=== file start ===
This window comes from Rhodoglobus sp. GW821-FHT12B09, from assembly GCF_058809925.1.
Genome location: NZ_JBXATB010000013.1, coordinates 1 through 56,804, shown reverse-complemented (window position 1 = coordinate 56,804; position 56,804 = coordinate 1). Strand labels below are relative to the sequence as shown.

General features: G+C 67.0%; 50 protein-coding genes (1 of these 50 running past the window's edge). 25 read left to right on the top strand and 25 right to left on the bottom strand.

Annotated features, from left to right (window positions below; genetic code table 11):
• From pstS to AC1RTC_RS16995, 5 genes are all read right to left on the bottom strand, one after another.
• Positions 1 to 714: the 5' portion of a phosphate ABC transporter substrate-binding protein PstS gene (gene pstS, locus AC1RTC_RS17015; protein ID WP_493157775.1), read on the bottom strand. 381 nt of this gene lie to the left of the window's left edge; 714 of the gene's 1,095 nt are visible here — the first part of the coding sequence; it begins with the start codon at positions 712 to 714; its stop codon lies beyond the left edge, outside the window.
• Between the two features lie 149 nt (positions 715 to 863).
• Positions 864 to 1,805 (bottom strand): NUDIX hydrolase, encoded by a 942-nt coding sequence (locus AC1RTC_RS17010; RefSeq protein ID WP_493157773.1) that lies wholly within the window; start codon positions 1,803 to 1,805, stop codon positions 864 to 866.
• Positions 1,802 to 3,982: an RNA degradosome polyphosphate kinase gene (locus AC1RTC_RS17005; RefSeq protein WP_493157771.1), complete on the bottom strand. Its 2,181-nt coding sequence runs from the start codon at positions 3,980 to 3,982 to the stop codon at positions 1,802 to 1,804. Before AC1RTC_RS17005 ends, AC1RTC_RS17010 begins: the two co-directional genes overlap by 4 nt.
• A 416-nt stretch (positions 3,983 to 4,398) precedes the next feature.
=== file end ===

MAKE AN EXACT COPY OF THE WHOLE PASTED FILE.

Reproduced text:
This window comes from Rhodoglobus sp. GW821-FHT12B09, from assembly GCF_058809925.1.
Genome location: NZ_JBXATB010000013.1, coordinates 1 through 56,804, shown reverse-complemented (window position 1 = coordinate 56,804; position 56,804 = coordinate 1). Strand labels below are relative to the sequence as shown.

General features: G+C 67.0%; 50 protein-coding genes (1 of these 50 running past the window's edge). 25 read left to right on the top strand and 25 right to left on the bottom strand.

Annotated features, from left to right (window positions below; genetic code table 11):
• From pstS to AC1RTC_RS16995, 5 genes are all read right to left on the bottom strand, one after another.
• Positions 1 to 714: the 5' portion of a phosphate ABC transporter substrate-binding protein PstS gene (gene pstS, locus AC1RTC_RS17015; protein ID WP_493157775.1), read on the bottom strand. 381 nt of this gene lie to the left of the window's left edge; 714 of the gene's 1,095 nt are visible here — the first part of the coding sequence; it begins with the start codon at positions 712 to 714; its stop codon lies beyond the left edge, outside the window.
• Between the two features lie 149 nt (positions 715 to 863).
• Positions 864 to 1,805 (bottom strand): NUDIX hydrolase, encoded by a 942-nt coding sequence (locus AC1RTC_RS17010; RefSeq protein ID WP_493157773.1) that lies wholly within the window; start codon positions 1,803 to 1,805, stop codon positions 864 to 866.
• Positions 1,802 to 3,982: an RNA degradosome polyphosphate kinase gene (locus AC1RTC_RS17005; RefSeq protein WP_493157771.1), complete on the bottom strand. Its 2,181-nt coding sequence runs from the start codon at positions 3,980 to 3,982 to the stop codon at positions 1,802 to 1,804. Before AC1RTC_RS17005 ends, AC1RTC_RS17010 begins: the two co-directional genes overlap by 4 nt.
• A 416-nt stretch (positions 3,983 to 4,398) precedes the next feature.